Thus, New Year’s Day comes upon us both in the dead of the night and in the dead of winter. We welcome the new while we’re cold and in the dark. If we were sleeping (which would be only natural), we would wake and the new year would have already come. It is as though the year will sneak in, and we have to keep vigil to see its arrival.
New Year’s follows Christmas so closely that I can’t help but think of it analogously. So many of our carols make much of the mid-winter and nighttime birth of Jesus. Christina Rosetti’s poem-turned-carol seems to set the stage for anything but the Incarnation, making it clear that Christ broke in to a painfully cold, dark, hard, and stark reality.
In the bleak midwinter frosty wind made moan,
Earth stood hard as iron, water like a stone;
Snow had fallen, snow on snow, Snow on snow,
In the bleak midwinter, long ago.
A German carol recalls the traditional imagery of Christ as a Rose.
Lo, how a rose e’er blooming,
From tender stem hath sprung!
From Jesse’s lineage coming,
As men of old have sung.
It came, a floweret bright,
Amid the cold of winter
When half spent was the night.
But we all know that flowers do not normally bloom bright in the cold of winter and the dark of night. In fact, Christian tradition has appreciated the rare species that do as reminders of the Nativity.
These tropes of time and season do not simply suggest that the Incarnation was unexpected and surprising. Rather, our Lord’s advent so radically interrupted our slavish movement toward death and destruction. He shone like light when darkness threatened to overwhelm us. He renewed us to life when it seemed least timely, but, of course, was in the fullness of time.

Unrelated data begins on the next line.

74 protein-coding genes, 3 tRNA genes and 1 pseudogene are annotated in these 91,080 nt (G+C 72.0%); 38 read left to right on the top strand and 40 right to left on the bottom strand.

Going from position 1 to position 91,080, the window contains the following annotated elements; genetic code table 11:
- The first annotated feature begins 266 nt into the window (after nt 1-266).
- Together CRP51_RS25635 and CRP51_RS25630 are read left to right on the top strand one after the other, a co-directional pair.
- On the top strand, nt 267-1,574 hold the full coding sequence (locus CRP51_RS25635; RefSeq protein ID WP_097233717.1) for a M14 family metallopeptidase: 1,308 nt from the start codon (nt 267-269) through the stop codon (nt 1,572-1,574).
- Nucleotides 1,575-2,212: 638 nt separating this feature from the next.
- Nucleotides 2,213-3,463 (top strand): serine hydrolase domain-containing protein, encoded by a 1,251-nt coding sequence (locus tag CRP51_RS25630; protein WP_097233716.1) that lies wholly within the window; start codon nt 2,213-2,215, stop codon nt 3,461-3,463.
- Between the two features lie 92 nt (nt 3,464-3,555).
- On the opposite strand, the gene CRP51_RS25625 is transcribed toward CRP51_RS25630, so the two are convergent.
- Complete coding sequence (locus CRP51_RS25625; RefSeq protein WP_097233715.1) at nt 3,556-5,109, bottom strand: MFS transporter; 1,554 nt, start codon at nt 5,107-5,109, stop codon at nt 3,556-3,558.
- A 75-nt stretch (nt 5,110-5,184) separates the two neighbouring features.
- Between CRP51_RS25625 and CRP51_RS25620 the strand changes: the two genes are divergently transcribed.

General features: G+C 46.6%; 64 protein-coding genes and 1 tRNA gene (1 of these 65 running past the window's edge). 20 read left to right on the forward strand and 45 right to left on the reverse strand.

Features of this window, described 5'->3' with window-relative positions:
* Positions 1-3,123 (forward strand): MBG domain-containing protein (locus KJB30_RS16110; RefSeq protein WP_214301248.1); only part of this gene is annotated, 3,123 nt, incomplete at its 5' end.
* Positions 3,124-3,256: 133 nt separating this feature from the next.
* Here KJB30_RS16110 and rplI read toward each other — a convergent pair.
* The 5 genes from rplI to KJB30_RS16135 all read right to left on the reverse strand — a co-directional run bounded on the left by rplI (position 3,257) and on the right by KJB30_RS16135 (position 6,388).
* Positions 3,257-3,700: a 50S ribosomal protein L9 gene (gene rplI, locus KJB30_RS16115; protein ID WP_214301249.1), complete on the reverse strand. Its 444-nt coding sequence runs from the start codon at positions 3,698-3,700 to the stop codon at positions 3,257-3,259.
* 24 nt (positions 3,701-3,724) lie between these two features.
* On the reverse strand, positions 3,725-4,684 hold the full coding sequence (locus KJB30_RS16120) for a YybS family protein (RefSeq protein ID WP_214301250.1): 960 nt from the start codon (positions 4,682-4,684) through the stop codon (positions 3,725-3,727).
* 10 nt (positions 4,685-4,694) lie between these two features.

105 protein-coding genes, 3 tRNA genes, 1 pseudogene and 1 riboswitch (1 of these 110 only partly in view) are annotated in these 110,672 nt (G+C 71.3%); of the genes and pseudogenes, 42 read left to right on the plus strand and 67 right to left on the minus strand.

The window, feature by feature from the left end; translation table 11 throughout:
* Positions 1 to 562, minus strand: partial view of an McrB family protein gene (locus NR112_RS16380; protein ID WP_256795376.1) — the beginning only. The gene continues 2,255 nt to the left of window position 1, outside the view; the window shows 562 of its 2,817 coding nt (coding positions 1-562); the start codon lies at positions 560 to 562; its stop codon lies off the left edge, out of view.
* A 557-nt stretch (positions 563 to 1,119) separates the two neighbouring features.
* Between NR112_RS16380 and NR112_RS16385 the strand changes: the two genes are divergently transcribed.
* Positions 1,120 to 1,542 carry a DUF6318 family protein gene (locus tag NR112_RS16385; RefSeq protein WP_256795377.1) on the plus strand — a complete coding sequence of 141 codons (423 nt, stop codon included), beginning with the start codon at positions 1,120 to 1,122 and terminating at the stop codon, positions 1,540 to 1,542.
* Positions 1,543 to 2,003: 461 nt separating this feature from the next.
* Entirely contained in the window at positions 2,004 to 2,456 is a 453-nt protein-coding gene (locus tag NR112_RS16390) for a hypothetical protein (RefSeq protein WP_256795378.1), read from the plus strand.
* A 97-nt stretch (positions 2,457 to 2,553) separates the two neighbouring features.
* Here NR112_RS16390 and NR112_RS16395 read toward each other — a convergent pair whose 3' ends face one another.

I love celebrating the New Year, too, right when it seems that all things are expiring. It reminds me that God renews and resurrects, not making new things, but making all things new. It reminds me that things are so far spent I can hardly do a thing to accomplish such change myself. It reminds me that if I watch and wait and I will see His work.
A few years ago I was cleaning out my first garden, readying it for the spring. The flowering plants had been prolific even through the fall in Southern California, but most were withered and shriveled by January. So I labored long and hard to uproot all the ostensibly dead plants. Come to discover—my sister was a more experienced gardener than I—I had thrown out countless dormant perennials. In springtime, these plants would have renewed their flowering with deeper roots than in the previous year.
Even now knowing the wonders of perennials, I am always tempted to uproot my dormant plants and replace them with new ones, sometimes out of anxiety that they won’t actually bloom again and sometimes simply impatient for their renewal.
But our calendar teaches me that the new comes not in March when the trees are budding but right now even while my plants seem dead. Of course, they are just sleeping. And the new is coming to them in the dead of night, and in the dead of winter, just as it comes to us. Happy New Year, indeed!